Most journalism schools don’t like to talk to their students about public relations. They teach them nothing about PR history, theory, ethics and practice. It’s as if they believe that by teaching them about the “dark side” they will somehow be made impure. Journalism professor Ira Basen writes this lack of knowledge about PR does a real disservice to journalists.
By Ira Basen, J-Source Future of News editor
“The relationship between PR and journalism is like that of the prostitute and the regular punter who relies on his “whore”, yet who is ashamed and often resentful of his dependence on this regular secret tryst.”
This rather provocative statement was written by Julia Hobsbawm, a leading British public relations practitioner and educator, in her book Where the Truth Lies: Trust and Morality in the Business of PR, Journalism and Communications. The book is not easily available in North America, but it is worth looking for if you’re interested in the complicated and always evolving relationship between PR and journalism.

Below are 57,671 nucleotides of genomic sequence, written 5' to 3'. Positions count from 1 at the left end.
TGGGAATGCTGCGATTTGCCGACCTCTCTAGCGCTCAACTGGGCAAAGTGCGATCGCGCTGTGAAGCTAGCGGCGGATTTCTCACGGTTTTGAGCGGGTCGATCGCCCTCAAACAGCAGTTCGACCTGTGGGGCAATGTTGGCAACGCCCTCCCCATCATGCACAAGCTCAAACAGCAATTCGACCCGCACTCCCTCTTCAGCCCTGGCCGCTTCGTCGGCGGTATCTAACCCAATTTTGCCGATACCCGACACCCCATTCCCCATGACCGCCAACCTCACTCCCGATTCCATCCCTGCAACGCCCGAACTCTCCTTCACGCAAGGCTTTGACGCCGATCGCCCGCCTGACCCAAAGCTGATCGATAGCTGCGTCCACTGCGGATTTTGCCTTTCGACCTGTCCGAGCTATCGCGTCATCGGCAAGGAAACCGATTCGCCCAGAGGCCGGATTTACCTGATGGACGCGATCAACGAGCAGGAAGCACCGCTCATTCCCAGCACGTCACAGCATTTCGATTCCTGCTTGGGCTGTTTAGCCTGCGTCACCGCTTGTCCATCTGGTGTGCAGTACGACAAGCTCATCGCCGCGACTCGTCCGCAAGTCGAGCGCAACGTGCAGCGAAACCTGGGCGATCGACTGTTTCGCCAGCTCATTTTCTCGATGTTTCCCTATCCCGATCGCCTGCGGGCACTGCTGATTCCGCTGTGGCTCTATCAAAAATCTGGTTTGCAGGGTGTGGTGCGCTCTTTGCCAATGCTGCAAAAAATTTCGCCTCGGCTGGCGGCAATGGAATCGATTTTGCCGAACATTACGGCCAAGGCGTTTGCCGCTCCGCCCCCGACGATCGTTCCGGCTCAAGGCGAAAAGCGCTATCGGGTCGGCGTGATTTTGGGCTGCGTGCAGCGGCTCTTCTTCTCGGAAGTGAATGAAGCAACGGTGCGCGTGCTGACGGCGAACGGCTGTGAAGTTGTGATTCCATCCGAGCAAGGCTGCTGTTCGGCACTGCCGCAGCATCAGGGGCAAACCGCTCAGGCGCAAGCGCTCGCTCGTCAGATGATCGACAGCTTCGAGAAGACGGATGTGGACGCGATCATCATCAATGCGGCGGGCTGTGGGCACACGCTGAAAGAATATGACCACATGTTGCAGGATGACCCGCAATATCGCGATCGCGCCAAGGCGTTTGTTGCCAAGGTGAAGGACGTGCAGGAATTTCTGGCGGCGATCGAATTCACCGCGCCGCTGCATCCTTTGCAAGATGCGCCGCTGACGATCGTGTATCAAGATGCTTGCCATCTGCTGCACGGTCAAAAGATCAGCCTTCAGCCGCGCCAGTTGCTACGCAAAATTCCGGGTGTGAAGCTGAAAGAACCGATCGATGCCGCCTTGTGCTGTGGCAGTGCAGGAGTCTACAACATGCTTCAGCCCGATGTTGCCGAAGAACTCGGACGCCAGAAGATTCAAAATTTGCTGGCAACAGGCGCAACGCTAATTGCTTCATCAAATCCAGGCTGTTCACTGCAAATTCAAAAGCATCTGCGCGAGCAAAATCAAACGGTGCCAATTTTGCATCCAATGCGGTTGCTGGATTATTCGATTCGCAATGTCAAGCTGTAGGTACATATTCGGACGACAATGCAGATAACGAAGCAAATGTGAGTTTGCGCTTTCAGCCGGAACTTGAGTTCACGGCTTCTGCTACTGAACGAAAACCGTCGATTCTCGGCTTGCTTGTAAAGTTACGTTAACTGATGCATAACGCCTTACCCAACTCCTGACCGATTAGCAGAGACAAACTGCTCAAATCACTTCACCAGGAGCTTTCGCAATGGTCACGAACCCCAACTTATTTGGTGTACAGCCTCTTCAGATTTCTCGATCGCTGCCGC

I put Hobsbawm’s statement on the front page of the syllabus for an elective course I occasionally teach in the School of Journalism at Ryerson University. I call the course “Journalism in the Age of Spin: Critical Perspectives on Public Relations and the Press.”
I’ve been a journalist for almost thirty years. I’ve never worked in PR, and don’t intend to. But in my course I try to eschew the conventional wisdom that holds that journalism and PR are antithetical. Journalists are independent seekers of truth. PR practitioners are masters of spin whose loyalty lies not in the pursuit of truth, or in “serving the public interest” as the Canadian Public Relations Society’s definition of PR declares, but with the narrow interests of their clients/employers. PR is about advocacy, journalism is about relentlessly pursuing the truth, no matter whose ox might be gored along the way.